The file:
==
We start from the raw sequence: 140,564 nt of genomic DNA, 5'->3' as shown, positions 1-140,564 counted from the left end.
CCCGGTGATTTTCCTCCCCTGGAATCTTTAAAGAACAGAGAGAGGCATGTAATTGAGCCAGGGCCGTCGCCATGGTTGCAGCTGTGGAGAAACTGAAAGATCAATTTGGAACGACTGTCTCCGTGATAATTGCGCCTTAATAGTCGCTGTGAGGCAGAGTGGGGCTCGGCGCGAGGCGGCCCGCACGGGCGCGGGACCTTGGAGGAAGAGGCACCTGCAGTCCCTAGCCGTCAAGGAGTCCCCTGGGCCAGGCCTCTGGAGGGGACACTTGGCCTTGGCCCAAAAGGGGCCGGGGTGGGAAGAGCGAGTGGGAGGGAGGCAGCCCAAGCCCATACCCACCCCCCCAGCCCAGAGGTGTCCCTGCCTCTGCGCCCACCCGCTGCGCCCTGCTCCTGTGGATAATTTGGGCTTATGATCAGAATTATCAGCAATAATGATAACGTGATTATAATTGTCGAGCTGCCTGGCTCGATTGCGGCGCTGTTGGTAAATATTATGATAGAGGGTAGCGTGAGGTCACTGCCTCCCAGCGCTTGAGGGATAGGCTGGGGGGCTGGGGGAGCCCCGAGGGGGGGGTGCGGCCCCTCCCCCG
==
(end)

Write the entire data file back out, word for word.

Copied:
We start from the raw sequence: 140,564 nt of genomic DNA, 5'->3' as shown, positions 1-140,564 counted from the left end.
CCCGGTGATTTTCCTCCCCTGGAATCTTTAAAGAACAGAGAGAGGCATGTAATTGAGCCAGGGCCGTCGCCATGGTTGCAGCTGTGGAGAAACTGAAAGATCAATTTGGAACGACTGTCTCCGTGATAATTGCGCCTTAATAGTCGCTGTGAGGCAGAGTGGGGCTCGGCGCGAGGCGGCCCGCACGGGCGCGGGACCTTGGAGGAAGAGGCACCTGCAGTCCCTAGCCGTCAAGGAGTCCCCTGGGCCAGGCCTCTGGAGGGGACACTTGGCCTTGGCCCAAAAGGGGCCGGGGTGGGAAGAGCGAGTGGGAGGGAGGCAGCCCAAGCCCATACCCACCCCCCCAGCCCAGAGGTGTCCCTGCCTCTGCGCCCACCCGCTGCGCCCTGCTCCTGTGGATAATTTGGGCTTATGATCAGAATTATCAGCAATAATGATAACGTGATTATAATTGTCGAGCTGCCTGGCTCGATTGCGGCGCTGTTGGTAAATATTATGATAGAGGGTAGCGTGAGGTCACTGCCTCCCAGCGCTTGAGGGATAGGCTGGGGGGCTGGGGGAGCCCCGAGGGGGGGGTGCGGCCCCTCCCCCG